with incredibly fine tannins, the palate revealed black fruit, plums, tar, dark cherries, dried fruit and a lovely level of acidity – making it perfect with food. In my case it was matched with a giant Galician rib-eye – Fiorentina style to keep with the theme. Long and memorable, this is a wine to savour – and one I won’t be forgetting any time soon. Who said you need an occasion to drink well?”
David Massarella, Senior Sales Manager
2013 St Aubin, Premier Cru, Le Charmois, Au Pied du Mont Chauve, Burgundy
“This was an absolute steal of a buy earlier this summer: we offered collection cases of this under-the-radar St Aubin Premier Cru from Au Pied du Mont Chauve, featuring the 2013, 2015 and 2017 vintages, and it has been great fun exploring them in recent months. A 2013 opened last weekend was right in its prime, still offering a line of acidity but having put on weight and body, offering up flashes of creamy richness and grilled peaches with streaks of preserved lemon. Very long, with touches of grilled nuts and spice, this still has some way to go, but the remaining bottles will be hard to resist for long.”
Steve McNeill, Senior Sales Manager
2009 Champagne Philipponnat, Clos des Goisses, Juste Rosé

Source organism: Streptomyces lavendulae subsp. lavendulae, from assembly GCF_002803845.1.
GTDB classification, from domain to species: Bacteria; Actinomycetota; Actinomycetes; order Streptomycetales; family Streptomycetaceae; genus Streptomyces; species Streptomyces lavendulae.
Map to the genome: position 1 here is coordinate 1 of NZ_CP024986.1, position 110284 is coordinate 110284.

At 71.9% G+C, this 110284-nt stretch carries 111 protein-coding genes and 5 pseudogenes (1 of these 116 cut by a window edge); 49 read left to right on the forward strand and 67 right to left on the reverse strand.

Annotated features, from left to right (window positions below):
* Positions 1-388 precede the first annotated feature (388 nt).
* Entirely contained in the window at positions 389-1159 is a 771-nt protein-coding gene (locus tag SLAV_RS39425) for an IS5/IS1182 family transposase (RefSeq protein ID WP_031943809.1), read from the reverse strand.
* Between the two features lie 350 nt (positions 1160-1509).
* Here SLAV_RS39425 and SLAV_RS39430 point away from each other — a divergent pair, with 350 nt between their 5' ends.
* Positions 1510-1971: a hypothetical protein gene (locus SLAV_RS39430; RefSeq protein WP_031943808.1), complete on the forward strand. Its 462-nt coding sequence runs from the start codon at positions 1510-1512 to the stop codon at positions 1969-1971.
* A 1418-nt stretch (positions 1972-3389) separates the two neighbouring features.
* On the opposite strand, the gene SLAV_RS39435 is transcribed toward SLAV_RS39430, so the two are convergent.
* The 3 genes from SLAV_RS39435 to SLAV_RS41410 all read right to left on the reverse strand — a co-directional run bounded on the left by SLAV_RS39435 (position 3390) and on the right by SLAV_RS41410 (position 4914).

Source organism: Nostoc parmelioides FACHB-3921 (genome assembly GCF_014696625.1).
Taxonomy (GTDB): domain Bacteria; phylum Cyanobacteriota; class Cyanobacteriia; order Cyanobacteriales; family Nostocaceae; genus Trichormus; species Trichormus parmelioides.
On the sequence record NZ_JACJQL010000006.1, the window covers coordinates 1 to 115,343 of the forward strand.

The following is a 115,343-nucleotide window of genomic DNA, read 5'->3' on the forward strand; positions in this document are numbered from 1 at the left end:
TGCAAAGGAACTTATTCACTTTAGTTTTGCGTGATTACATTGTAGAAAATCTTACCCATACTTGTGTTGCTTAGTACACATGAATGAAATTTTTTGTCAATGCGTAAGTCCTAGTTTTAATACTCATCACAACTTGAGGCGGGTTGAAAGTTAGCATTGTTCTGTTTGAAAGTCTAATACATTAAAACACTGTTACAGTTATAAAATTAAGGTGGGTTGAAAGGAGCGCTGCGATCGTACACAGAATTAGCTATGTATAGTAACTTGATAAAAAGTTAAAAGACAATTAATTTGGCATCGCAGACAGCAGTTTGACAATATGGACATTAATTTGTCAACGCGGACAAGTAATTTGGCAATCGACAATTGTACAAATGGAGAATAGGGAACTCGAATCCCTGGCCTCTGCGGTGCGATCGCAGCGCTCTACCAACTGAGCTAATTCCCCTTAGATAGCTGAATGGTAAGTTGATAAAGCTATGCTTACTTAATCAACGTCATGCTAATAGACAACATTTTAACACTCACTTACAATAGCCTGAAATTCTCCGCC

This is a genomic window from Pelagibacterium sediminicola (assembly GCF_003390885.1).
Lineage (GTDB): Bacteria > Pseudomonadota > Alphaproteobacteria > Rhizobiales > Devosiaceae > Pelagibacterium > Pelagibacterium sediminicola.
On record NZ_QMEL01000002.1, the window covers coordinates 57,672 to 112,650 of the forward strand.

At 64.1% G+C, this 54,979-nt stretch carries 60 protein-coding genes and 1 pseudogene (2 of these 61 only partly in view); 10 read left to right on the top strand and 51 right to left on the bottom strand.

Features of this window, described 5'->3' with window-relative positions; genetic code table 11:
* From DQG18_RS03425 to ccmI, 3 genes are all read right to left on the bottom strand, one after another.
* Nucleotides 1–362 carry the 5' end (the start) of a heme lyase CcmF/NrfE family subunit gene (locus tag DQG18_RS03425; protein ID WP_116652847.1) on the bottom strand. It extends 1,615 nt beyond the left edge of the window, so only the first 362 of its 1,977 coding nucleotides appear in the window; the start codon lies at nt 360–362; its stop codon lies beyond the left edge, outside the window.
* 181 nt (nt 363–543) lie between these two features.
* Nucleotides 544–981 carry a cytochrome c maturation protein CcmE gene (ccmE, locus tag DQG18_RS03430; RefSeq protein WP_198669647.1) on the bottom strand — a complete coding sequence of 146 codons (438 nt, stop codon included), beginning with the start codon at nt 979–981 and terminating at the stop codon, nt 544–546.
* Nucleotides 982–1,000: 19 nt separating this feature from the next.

“One of the best parts – correction – the best part of my job is that I get invited to tastings for new releases of the world’s top wines. One of the silver linings of lockdown has been getting sent bottles to taste at home. I have been especially grateful for the gift of Champagne in recent months – not only are the wines enjoyable to taste any time of day and always mood-enhancing, but the last few months have been jam-packed with excellent new releases.
“A highlight of recent tastings was Philipponnat’s 2009 Clos des Goisses Juste Rosé. Wow! What a powerful, beautiful, impressive Champagne. I was able to enjoy this with friends and after the initial quiet reverence that a wine of this magnitude evokes, we had so much fun coming up with descriptors for all the wonderful, complex, vibrant aromas in this wine: manuka honey, lavender, morello cherries, salted caramel – like kids in a sweet shop. It was a joy to taste and I’d love to have a few cases, but alas there isn’t enough to go around, so I will have to be content with the memory.”
Katie Reading, Buyer
2012 Charmes-Chambertin, Grand Cru, Domaine Duroché
“This wine is a real touchstone in my journey discovering Burgundy. Initially tasted en primeur in 2013, it was my first opportunity to try the wines from the supremely talented Pierre Duroché (who had taken full control of the domaine in 2009). Even then it took my breath away – and I have been an avid collector ever since. My wedding seemed the perfect opportunity to open the first few bottles of Grand Cru and the 2012 is as magical today as it was when I first tasted it seven years ago. It is one of those special bottles of Burgundy that causes a rush of endorphins and a cerebral “Wow, what just happened… can wine actually do that?!” kind of a feeling. It’s still wonderfully young, but entering its long drinking window
now. If you want endorphin-releasing Burgundy, look no further than Duroché.”
Gavin Smith, Head of Fine Wine